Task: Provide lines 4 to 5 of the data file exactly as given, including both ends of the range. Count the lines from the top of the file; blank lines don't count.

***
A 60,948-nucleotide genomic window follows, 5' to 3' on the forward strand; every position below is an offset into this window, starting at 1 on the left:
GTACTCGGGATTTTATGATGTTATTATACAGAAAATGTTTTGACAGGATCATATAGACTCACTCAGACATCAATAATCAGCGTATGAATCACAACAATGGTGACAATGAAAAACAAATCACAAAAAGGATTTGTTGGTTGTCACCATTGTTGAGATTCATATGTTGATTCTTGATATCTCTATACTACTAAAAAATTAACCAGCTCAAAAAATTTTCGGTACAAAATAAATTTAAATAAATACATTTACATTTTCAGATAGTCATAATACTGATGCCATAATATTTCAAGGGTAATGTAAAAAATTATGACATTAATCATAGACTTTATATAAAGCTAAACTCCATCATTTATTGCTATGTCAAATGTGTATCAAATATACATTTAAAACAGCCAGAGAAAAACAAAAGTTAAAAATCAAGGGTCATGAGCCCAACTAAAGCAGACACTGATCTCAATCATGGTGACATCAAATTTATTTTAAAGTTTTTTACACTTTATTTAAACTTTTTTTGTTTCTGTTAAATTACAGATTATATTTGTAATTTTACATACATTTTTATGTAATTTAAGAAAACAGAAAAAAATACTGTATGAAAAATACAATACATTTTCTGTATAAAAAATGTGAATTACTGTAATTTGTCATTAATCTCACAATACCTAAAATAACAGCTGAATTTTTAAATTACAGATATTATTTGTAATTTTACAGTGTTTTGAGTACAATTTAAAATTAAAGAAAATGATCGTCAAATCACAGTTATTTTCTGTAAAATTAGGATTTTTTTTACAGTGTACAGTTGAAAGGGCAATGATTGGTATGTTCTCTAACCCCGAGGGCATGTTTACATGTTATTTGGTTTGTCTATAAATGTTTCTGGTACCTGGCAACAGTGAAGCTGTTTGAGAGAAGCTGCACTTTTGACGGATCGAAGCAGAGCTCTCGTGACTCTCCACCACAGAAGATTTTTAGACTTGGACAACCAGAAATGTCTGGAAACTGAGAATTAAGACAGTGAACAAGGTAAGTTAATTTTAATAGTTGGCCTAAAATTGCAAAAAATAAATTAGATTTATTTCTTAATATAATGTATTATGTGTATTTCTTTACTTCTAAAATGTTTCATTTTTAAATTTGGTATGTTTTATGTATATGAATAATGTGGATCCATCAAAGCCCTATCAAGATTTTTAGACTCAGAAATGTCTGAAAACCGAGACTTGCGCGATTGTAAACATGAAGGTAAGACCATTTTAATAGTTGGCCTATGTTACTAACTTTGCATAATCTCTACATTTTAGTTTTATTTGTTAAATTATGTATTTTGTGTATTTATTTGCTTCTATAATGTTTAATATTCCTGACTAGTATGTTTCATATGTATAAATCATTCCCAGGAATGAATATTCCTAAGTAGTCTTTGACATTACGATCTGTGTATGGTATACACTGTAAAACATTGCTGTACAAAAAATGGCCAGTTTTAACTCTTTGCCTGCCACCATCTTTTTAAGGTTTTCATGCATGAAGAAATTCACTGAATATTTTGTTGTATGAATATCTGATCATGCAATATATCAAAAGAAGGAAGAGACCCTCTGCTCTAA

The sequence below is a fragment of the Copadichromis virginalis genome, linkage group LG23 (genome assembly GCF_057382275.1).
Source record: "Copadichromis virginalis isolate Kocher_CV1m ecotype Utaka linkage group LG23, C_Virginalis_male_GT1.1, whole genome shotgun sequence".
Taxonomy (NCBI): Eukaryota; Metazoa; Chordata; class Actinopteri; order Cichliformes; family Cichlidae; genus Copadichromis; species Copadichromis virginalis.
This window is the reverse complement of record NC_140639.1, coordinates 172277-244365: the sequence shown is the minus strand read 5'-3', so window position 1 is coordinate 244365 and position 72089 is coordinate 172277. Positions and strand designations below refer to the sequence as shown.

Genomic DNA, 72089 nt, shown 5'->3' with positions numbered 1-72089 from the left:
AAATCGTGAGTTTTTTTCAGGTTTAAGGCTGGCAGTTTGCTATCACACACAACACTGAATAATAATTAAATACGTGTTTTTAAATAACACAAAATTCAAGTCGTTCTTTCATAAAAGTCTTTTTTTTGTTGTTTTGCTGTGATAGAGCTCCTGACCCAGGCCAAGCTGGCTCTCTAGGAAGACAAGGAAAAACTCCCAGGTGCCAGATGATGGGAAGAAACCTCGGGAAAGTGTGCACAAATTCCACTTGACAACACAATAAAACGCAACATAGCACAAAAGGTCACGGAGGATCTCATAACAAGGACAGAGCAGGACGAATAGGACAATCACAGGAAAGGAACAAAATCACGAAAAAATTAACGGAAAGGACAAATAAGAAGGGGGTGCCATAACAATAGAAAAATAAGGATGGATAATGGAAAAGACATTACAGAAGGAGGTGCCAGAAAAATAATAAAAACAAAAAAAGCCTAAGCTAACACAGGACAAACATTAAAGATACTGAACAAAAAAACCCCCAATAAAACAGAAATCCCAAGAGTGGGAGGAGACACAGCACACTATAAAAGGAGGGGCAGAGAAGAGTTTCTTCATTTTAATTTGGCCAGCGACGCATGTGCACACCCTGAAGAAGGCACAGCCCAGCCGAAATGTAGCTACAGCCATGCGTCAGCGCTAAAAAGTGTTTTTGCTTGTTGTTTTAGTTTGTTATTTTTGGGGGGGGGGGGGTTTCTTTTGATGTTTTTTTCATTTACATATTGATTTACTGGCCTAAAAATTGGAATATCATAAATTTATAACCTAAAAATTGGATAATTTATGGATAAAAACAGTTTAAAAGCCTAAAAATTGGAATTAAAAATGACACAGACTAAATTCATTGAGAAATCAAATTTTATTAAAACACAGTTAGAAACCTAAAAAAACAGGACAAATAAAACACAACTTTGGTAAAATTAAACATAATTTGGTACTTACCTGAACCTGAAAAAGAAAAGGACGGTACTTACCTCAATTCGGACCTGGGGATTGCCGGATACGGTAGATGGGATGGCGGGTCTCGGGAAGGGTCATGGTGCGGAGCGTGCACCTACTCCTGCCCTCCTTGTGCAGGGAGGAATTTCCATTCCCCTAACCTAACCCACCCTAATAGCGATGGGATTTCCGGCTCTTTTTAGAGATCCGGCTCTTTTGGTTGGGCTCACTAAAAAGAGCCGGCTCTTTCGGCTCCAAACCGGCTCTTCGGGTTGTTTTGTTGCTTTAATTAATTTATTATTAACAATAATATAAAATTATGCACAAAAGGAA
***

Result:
Source record: "Copadichromis virginalis isolate Kocher_CV1m ecotype Utaka linkage group LG23, C_Virginalis_male_GT1.1, whole genome shotgun sequence".
Taxonomy (NCBI): Eukaryota; Metazoa; Chordata; class Actinopteri; order Cichliformes; family Cichlidae; genus Copadichromis; species Copadichromis virginalis.